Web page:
The origins and evolution of Galentine's Day

The origins and evolution of Galentine's Day

Galentine's Day

Like "Seinfeld's" Festivus, a sitcom popularized this celebration that has now been adopted into the real world

Sure, Valentine's Day continues to steal the show in February, the month of all things love and romance, but the far more inclusive and arguably better holiday is Galentine's Day. 

Galentine's Day began as a fictitious holiday introduced on prime-time television and is a friendship version of Valentine's Day. Think Galentine's Day is to Valentine's Day as Friendsgiving is to Thanksgiving. In the same vein as its successor, Galentine's Day is celebrated via gift giving, endearing acts of service and quality time. So, be sure to send your close friends a sweet message, surprise them with their favorite treats or share another kind gesture that lets them know you're thinking of them.

What makes Galentine's Day so fun is that it can be celebrated by everyone, whether you're married, in a relationship or single. And although the pseudo-holiday did begin as a festivity just for the "gals," Galentine's Day has transformed into an inclusive celebration in recent years. 

Here's a closer look at the fictional holiday, from its origins and evolution to its celebrations today:

What exactly is Galentine's Day?

Galentine's Day is celebrated on Feb.13, the day before Valentine's Day. The term was first coined over a decade ago by Amy Poehler's Leslie Knope, the plucky protagonist of NBC's hit sitcom "Parks and Recreation." In the 16th episode of the show's second season, Leslie gathers a group of her close friends at a restaurant, where they enjoy breakfast foods in true Leslie fashion: 

"What's Galentine's Day? Oh, it's only the best day of the year," she explains. "Every February 13th, Leslie Knope and her lady friends leave their husbands and their boyfriends at home and just kick it breakfast-style. Ladies celebrating ladies. It's like Lilith Fair, minus the angst. Plus, frittatas!"

Leslie then gives her friends gift bags, each filled with a bouquet of hand-crocheted flower pens, a personalized mosaic portrait made from the crushed bottles of their favorite diet soda, and a 5,000-word essay of why they're all amazing.

Years after the episode's release, Galentine's Day has been adopted in the real world as more individuals celebrate the joys of friendship. Major retailers, companies and brands have also jumped on the bandwagon, releasing Galentine's Day-themed merchandise in addition to Valentine's Day goodies.

The evolution of Galentine's Day

Although Galentine's Day is now synonymous with girl power and female empowerment, that wasn't always the case. In fact, Feb. 13 used to be widely known as "Mistress Day," when unfaithful men indulged in their affairs before spending the 14th with their wives and girlfriends. Take it from Ryan (B.J. Novak) from "The Office," who knows that the day before Valentine's Day is the worst time to hook up with someone, especially your coworker.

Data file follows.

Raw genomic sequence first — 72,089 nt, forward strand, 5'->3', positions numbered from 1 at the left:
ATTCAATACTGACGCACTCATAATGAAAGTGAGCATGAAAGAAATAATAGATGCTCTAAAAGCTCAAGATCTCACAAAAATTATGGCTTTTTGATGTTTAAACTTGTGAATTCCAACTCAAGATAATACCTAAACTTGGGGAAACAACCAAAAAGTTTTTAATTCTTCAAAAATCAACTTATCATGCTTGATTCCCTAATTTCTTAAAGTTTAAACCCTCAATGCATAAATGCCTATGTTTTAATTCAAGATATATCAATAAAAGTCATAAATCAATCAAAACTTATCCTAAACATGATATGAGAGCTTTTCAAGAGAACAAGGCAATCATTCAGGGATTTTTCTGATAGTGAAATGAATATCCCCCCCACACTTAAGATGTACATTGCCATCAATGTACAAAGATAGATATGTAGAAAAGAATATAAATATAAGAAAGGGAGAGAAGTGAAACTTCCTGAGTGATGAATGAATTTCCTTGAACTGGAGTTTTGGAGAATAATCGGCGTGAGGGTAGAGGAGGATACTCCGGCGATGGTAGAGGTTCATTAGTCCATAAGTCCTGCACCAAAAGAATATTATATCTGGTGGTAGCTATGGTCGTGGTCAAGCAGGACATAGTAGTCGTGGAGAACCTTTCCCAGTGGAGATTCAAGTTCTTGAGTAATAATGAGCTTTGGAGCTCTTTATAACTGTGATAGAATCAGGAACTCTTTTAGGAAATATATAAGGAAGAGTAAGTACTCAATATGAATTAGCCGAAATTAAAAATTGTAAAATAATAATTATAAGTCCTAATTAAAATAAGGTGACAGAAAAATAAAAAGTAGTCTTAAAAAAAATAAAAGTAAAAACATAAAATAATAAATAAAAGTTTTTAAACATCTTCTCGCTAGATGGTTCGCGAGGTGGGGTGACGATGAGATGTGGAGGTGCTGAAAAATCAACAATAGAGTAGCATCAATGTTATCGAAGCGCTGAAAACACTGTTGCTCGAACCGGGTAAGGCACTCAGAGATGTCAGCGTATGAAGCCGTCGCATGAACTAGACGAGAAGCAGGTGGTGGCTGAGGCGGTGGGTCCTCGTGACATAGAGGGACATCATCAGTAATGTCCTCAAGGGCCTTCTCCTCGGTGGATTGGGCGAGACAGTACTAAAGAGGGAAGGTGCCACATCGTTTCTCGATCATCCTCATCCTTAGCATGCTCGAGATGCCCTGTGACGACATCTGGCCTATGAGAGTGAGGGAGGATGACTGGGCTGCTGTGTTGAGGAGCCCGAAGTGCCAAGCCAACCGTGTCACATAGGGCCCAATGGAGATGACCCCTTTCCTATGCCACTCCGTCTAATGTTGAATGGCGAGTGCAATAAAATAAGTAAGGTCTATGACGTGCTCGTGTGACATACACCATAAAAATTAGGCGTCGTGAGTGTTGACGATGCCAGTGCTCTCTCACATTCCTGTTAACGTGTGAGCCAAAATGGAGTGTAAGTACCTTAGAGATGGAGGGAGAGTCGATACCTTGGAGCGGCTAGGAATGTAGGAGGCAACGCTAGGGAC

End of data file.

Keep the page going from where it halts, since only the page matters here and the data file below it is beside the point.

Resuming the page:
Galentine's Day has since changed that narrative. As Megan Garber wrote for The Atlantic, "Galentine's Day was, in its initial conception, the character of Leslie Knope, fictional woman, realized in micro-holiday form: insistently earnest, aggressively generous, finding deeply canny methods of ensuring that every social occasion will involve the consuming of waffles."

At its core, Galentine's Day is fun. It's joyous and it's lighthearted. But its original concept only spotlighted cishet women and female friendships (hence the "gal" in Galentine's). 

To make the holiday more inclusive, Galentine's Day is also called "Palentine's Day" by many. Similar to Galentine's Day, Palentine's Day is the time to celebrate and appreciate all of your friends, regardless of their gender.

Galentine's Day today

Like Festivus, the made-up holiday on "Seinfeld," Galentine's Day seems to have taken hold. Even more so since it seems to have been adopted more universally.

Per an annual survey released by the National Retail Federation (NRF) — the world's largest retail trade association — and Prosper Insights & Analytics in 2019, people are spending more on chocolates, roses, cards and gifts during the week of Valentine's Day.

"The vast majority of Valentine's Day dollars are still spent on significant others, but there's a big increase this year in consumers spreading the love to children, parents, friends and coworkers," said NRF President and CEO Matthew Shay. 

Overall, 51% of individuals said they were planning on celebrating Valentine's Day while 49% said they were not. Among the latter group, "11% plan to treat themselves to gifts like clothing or jewelry and 9% plan to get together with other single friends or family," the survey noted.

As for Galentine's Day merch, there's plenty available on Amazon, Target and Walmart, including themed cards, jewelry, toys and decorations.

It's fascinating to see just how popular Galentine's Day is today, all because Leslie Knope wanted to eat waffles with friends.


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